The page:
Maybe because she comes from Argentina, director Lillia Groag was able to portray the rotten charm of corruption without falling either in the trap of moralising or draining away the nastiness to make it funny. But that does not explain entirely the success of the New York City Opera production of Agrippina – Ms. Groag is a brilliant director for actors, making the cast not only act with unfailing comedy timing but also in an uniform coherent stylistic approach. It is only a pity that she could not get better set and costume designers. The gowns seemed to belong from styles ranging from the 1920’s to the 1940’s, while the sceneries had a certain 1970’s approach to classical stylisation. I can hardly see how this could work – and the immediate impression is that the whole thing looks dull and kitsch. When it comes to Agrippina’s costumes, they were often plainly speaking ugly – and this was particularly harmful since Nelly Miricioiu is some decades older than the caracter as portrayed by Grimiani. The audience could feel puzzled by the fact that this frumpy old lady was getting so much attention. That said, an alluring voice could have done the trick, but I am afraid those days are over for Miricioiu.
The Romanian soprano’s middle voice has become rather colourless and not entirely connected to a juiceless low register – and her top notes are invariably hooty. A random approach to pitch allied to clouded diction resulted lifeless recitatives – and one knows how recitatives are important in this of all operas. Considering this singer’s past achievements, it is sad to realize only her intense acting and ease with passagework survived her bel canto days. Next to her, the beautiful Heidi Stober sounded even more pleasing than she naturally is. Her lyric soprano is creamy and flexible and she has feeling for Handelian phrasing. Only her top register still neeeds more freedom and smoothness. If she succeeds in rounding up this problem, she will certainly go places.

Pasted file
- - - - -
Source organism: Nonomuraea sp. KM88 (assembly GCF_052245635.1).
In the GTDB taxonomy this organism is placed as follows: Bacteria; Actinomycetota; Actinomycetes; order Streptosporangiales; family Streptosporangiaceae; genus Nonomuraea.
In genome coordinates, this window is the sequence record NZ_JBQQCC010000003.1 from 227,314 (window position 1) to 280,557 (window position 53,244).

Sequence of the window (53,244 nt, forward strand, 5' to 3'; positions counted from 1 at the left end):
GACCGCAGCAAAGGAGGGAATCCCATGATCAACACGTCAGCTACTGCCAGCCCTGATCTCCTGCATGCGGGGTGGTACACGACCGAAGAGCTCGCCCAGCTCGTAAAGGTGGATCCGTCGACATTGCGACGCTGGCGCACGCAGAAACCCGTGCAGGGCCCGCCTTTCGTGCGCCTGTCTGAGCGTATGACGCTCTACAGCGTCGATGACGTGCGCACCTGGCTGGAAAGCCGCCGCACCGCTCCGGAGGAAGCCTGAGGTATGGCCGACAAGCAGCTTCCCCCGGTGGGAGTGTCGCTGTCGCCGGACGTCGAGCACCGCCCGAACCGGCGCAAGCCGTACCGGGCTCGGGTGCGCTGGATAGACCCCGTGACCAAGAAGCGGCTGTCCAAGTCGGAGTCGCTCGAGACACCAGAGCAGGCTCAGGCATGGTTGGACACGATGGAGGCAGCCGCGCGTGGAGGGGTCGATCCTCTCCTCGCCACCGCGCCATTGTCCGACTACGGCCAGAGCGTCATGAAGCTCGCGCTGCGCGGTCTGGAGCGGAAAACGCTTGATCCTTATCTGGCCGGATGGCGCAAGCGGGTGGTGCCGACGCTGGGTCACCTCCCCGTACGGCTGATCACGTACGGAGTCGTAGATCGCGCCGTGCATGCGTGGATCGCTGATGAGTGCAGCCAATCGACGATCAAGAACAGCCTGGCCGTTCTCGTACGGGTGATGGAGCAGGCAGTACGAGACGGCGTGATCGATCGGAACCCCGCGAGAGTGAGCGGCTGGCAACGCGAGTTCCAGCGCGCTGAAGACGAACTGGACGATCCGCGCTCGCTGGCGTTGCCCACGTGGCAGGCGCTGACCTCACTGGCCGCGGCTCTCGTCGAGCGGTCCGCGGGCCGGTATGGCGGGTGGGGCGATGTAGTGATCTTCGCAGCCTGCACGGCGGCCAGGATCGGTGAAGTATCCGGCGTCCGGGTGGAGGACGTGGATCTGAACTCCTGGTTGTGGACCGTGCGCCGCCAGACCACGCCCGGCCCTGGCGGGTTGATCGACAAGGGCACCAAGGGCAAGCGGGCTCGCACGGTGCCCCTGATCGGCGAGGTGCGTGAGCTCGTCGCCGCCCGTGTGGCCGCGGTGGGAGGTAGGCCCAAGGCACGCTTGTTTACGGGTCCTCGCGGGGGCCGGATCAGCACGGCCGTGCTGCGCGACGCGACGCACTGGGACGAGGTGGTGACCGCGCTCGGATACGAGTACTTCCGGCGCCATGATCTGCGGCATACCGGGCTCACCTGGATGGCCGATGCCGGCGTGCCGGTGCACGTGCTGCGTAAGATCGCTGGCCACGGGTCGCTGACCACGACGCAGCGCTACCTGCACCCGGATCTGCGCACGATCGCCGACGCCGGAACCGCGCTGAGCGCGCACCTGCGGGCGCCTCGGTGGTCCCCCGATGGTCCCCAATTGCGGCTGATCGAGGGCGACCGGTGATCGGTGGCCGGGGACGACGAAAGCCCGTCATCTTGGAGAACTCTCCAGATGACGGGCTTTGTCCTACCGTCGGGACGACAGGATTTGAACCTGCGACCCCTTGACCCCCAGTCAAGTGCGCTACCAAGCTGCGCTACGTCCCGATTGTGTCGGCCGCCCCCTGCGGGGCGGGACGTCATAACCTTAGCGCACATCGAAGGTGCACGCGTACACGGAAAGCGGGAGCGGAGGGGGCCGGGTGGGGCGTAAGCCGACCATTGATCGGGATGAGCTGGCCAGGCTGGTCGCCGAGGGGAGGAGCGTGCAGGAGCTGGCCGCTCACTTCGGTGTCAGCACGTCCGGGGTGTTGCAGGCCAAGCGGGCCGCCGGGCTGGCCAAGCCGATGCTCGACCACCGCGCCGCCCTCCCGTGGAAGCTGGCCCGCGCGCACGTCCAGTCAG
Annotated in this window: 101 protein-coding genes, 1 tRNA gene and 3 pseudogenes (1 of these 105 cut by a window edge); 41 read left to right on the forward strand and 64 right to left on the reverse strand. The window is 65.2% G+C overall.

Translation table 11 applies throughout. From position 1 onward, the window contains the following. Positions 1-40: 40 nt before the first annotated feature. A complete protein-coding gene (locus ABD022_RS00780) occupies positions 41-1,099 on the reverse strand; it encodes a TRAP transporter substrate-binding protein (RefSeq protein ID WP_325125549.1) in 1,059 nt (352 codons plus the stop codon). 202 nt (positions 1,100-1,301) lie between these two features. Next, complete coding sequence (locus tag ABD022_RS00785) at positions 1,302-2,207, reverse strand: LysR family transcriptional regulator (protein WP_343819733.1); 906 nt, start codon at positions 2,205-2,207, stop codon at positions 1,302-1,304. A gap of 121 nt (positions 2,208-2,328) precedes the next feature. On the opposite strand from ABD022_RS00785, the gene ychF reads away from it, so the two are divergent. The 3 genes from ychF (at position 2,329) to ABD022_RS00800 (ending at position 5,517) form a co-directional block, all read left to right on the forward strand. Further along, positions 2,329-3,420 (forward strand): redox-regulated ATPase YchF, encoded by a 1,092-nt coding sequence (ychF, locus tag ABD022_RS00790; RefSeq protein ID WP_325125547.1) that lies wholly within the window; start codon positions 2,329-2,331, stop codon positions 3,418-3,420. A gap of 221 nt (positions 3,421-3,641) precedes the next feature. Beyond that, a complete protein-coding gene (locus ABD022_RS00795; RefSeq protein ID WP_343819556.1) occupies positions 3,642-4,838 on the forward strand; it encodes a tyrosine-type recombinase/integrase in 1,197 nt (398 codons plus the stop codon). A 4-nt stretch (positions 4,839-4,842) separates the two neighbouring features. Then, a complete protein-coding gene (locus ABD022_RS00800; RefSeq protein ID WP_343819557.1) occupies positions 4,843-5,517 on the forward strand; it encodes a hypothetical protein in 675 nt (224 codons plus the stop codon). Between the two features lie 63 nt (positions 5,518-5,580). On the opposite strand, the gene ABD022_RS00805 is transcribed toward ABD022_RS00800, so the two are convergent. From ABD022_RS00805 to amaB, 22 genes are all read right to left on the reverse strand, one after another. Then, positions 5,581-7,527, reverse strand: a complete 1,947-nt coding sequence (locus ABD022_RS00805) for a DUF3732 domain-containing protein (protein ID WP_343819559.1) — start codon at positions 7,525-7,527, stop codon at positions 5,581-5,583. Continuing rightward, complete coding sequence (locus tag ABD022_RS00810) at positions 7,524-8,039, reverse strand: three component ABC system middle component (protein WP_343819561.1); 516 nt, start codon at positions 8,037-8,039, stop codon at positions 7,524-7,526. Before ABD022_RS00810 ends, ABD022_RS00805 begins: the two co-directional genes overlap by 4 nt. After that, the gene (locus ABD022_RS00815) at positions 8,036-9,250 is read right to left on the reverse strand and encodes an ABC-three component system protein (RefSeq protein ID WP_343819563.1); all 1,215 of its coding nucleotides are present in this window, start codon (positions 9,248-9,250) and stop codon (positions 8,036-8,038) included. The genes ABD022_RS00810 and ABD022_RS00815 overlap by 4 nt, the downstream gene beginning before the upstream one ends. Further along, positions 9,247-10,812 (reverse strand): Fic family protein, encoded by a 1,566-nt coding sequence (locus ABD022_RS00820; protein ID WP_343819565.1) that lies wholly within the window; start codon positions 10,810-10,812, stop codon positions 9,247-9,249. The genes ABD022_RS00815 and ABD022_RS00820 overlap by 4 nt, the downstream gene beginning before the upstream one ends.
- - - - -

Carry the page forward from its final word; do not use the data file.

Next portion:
In the role of Nero, the aptly androgynous and really young-looking Jennifer Rivera caused a flashing impression with her warm mezzo and impressive coloratura. She definitely belongs in this repertoire. David Walker’s gentle countertenor worked to perfection in Ottone’s laments and arie d’affeto, some of the best moments in the afternoon. João Fernandes’s knowledge of baroque style and resonant low notes helped him to create the necessary gravitas for his Claudio, but his ascents to high notes were often woolly. Marco Nisticò was a forceful Pallante and David Korn’s countertenor has particularly velvety top notes.
Ransom Wilson offered a reliable if quite monochromatic view of Handel’s multi-faceted score (edited for the theatrical purposes in this production). His orchestra had a shaky start but raised to the occasion during the performance.